According to USA Today, personal health care costs rose at the slowest rate in the last 50 years, based on statistics for the past year ending in May.
USA Today: White House Touts Slow Increase In Health Care Costs
Personal health care costs rose in the 12 months ending in May at the slowest rate in the last 50 years, as spending on hospital and nursing home services declined, the White House announced Monday (Kennedy, 7/29).
Meanwhile, the White House also is pointing to the latest economic statistics to dismiss opponents' health law criticisms --
Reuters: White House Takes Aim At Obamacare Opposition's Economic Claims
The White House on Monday shot back at critics who claim Obamacare is leading to higher health care costs, slower job growth and rising numbers of part-time workers, saying the latest economic statistics show none of those effects. Nearly one-third of the sharp rise in part-time workers seen in employment numbers for June was due to federal employee furloughs caused by automated spending cuts, rather than employers shifting to part-time workers due to concern about President Barack Obama's signature health care law, a senior administration official said (7/29).
CQ HealthBeat: White House Says Health Law Helping, Not Impeding Economic Growth
The White House released its own set of statistics Monday to make the case that the health care law is setting the stage for a strong economy, not dragging it down, an attempt by the Obama administration to counter a swelling chorus of Republican complaints about the impact of the overhaul on economic growth and jobs. A senior administration official said at a background briefing with reporters that the health law is not fueling an increase in part-time work at the expense of full-time employment, something that critics of the overhaul are increasingly contending (Reichard, 7/29).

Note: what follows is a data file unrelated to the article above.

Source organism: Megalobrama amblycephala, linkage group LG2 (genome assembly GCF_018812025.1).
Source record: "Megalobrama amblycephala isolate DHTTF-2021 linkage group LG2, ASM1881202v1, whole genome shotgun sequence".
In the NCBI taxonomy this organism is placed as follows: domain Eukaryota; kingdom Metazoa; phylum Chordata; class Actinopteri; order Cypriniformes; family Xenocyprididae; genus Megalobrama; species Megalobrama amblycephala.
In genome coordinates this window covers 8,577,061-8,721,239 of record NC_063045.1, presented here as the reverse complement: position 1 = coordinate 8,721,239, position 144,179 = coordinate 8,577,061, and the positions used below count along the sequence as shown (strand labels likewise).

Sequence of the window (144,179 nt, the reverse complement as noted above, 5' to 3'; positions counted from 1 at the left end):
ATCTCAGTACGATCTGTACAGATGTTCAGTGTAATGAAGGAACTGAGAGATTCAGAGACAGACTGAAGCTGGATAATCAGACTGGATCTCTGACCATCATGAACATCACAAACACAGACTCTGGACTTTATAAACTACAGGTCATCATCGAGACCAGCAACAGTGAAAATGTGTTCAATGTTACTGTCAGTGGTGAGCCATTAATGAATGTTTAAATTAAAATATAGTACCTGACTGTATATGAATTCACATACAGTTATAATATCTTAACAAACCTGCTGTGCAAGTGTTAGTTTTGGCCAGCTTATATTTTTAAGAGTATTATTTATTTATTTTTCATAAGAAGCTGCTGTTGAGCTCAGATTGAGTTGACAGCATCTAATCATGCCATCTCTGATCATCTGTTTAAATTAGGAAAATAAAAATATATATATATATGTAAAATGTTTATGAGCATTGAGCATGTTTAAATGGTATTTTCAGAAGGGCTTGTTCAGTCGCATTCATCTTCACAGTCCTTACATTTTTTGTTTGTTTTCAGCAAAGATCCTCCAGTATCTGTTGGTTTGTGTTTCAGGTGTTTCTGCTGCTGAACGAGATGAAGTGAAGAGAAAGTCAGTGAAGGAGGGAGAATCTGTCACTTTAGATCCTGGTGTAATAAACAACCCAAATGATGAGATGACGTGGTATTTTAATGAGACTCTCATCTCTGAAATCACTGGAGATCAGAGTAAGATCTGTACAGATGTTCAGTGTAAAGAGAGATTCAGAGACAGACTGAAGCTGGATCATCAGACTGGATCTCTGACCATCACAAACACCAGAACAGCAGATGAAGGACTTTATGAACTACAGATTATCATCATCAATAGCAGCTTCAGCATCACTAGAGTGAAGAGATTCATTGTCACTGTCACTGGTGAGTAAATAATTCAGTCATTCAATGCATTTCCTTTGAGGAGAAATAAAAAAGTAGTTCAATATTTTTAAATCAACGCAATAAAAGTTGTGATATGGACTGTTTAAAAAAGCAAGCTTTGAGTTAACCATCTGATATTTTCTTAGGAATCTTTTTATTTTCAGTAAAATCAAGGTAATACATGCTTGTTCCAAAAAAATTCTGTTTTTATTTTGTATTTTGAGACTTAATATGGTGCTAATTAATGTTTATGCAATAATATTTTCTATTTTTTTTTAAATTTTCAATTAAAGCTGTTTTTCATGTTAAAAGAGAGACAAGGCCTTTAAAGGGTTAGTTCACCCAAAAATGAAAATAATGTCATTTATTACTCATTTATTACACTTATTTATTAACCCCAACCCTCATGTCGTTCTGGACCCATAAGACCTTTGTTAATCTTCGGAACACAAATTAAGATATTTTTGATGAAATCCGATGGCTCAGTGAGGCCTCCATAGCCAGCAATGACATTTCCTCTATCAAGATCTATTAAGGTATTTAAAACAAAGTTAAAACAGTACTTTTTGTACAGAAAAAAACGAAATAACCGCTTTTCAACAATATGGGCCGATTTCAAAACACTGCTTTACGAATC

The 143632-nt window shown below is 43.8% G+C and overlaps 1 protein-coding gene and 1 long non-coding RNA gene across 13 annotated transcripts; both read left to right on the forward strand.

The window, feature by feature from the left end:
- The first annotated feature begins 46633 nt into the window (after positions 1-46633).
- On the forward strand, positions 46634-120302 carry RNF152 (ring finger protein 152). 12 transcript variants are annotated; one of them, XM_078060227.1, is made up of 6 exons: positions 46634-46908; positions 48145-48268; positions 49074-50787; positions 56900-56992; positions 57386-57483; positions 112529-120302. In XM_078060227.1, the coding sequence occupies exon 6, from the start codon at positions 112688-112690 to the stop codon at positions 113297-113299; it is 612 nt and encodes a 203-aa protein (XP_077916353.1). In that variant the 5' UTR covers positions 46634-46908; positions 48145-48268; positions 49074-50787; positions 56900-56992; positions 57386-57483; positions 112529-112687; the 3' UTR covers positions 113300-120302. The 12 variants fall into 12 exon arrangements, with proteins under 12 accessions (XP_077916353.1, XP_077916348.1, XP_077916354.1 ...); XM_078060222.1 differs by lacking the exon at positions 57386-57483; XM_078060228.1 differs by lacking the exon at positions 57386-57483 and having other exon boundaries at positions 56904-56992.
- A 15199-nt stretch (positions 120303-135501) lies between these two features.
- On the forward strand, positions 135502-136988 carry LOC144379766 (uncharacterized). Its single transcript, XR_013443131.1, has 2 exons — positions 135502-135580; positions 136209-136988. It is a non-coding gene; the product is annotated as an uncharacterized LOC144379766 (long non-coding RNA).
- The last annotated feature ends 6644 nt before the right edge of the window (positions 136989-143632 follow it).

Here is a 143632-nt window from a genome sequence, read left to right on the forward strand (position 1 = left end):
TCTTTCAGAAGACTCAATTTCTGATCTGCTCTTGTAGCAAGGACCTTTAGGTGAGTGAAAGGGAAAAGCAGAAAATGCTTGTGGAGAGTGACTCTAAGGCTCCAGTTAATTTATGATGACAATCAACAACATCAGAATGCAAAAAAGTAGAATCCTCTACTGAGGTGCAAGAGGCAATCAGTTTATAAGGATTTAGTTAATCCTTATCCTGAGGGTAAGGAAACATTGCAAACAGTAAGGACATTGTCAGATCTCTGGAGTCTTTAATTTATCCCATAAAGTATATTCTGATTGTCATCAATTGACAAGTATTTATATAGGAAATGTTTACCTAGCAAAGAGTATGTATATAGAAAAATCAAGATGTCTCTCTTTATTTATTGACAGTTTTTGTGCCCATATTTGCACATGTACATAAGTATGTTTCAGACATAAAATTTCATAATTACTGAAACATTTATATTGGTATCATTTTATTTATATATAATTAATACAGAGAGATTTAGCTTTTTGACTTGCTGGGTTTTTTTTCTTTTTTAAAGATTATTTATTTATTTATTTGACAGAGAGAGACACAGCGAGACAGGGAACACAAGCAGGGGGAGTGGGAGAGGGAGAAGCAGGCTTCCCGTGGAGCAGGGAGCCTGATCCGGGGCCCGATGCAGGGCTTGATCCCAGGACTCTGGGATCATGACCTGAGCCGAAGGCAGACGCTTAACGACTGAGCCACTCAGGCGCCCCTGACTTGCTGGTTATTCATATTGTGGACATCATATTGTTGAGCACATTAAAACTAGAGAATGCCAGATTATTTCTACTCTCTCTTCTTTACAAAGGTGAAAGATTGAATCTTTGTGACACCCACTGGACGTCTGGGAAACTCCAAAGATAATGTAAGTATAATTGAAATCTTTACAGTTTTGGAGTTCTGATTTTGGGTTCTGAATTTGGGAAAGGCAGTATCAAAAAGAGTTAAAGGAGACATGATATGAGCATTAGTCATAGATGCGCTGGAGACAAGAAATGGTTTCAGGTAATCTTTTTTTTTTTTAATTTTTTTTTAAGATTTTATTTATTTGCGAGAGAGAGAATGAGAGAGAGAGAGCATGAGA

- "Provided by Kaiser Health News."
Also in the news -
CBS News: HHS: Obamacare Reduces Medicare Drug Costs
Over six million people with Medicare have saved $7 billion under the Affordable Care Act, the Health and Human Services Department announced Monday. Reducing individual prescription drug costs by $1,061, Obamacare has begun to reduce the existing gap in this coverage for seniors. With a $250 check to those in the "donut hole" -- those without full prescription coverage -- the Affordable Care Act began to reduce this discrepancy, which is set to close by 2020 (Haven, 7/29).
The Hill: HHS: Seniors Have Saved $7 Billion On Drugs Thanks To Obamacare
President Obama's signature health care law has saved seniors more than $7 billion on prescription drugs, the Health and Human Services Department said Monday. The department highlighted the savings ahead on Medicare's 48th anniversary. HHS touted new benefits the law made available to seniors, as well as savings on prescription drugs (Baker, 7/29).